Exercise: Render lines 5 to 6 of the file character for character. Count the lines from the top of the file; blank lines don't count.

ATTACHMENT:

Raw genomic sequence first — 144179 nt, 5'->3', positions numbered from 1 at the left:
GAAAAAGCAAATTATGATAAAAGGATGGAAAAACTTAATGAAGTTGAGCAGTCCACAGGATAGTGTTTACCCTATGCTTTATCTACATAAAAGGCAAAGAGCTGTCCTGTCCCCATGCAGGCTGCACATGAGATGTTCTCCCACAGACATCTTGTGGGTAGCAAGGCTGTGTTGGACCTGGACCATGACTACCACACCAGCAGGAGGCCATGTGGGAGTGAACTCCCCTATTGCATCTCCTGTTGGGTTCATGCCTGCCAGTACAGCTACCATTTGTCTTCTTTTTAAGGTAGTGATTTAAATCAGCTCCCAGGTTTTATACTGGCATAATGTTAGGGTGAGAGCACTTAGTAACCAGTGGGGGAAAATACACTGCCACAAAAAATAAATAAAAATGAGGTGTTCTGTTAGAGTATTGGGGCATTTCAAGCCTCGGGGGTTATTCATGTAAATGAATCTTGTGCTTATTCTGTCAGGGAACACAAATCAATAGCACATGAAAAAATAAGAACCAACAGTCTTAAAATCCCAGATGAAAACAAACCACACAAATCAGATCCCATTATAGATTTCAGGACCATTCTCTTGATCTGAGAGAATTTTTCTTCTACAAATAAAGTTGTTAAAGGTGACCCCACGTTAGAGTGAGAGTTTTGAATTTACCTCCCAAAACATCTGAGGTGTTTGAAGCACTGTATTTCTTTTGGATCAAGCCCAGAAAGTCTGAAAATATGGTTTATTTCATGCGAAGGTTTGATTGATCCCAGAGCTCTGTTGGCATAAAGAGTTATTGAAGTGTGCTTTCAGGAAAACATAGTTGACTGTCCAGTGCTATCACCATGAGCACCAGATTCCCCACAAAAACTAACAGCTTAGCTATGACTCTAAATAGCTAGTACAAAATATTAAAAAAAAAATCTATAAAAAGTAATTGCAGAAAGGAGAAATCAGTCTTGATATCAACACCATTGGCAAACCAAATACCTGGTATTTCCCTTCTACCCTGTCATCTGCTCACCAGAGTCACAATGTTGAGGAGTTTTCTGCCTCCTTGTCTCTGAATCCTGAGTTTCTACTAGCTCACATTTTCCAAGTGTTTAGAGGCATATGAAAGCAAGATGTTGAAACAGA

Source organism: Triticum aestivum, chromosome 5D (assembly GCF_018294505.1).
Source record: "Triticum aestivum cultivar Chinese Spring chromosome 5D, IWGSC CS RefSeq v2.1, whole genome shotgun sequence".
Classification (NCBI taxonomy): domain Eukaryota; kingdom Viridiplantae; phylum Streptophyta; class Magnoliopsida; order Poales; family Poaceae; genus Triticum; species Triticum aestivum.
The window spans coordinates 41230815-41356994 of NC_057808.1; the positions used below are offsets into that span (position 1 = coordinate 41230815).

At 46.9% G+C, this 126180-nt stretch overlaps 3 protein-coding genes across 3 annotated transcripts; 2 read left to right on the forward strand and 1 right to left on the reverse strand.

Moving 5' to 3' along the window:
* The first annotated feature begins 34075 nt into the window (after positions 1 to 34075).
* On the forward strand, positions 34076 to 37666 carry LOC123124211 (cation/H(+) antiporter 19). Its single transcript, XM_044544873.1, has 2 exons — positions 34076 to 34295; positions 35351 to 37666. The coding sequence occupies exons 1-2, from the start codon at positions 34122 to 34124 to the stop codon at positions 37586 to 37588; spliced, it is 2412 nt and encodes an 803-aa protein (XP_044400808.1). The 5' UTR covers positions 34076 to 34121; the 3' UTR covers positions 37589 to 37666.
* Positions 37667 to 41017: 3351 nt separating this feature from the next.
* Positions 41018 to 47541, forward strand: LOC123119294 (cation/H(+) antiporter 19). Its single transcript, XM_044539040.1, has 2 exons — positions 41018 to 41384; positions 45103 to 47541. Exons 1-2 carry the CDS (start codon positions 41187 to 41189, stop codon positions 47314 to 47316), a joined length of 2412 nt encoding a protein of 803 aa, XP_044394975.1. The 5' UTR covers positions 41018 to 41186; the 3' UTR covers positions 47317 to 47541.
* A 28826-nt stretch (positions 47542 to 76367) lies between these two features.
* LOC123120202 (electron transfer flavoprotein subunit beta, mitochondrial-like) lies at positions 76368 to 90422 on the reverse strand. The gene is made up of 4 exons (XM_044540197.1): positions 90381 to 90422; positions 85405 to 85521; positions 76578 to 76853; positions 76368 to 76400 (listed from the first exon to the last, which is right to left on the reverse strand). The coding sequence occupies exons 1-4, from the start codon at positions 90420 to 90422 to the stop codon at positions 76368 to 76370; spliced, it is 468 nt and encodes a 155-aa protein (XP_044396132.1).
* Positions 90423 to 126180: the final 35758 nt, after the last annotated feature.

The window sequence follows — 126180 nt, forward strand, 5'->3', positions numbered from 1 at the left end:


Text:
Classification (NCBI taxonomy): domain Eukaryota; kingdom Viridiplantae; phylum Streptophyta; class Magnoliopsida; order Poales; family Poaceae; genus Triticum; species Triticum aestivum.
The window spans coordinates 41230815-41356994 of NC_057808.1; the positions used below are offsets into that span (position 1 = coordinate 41230815).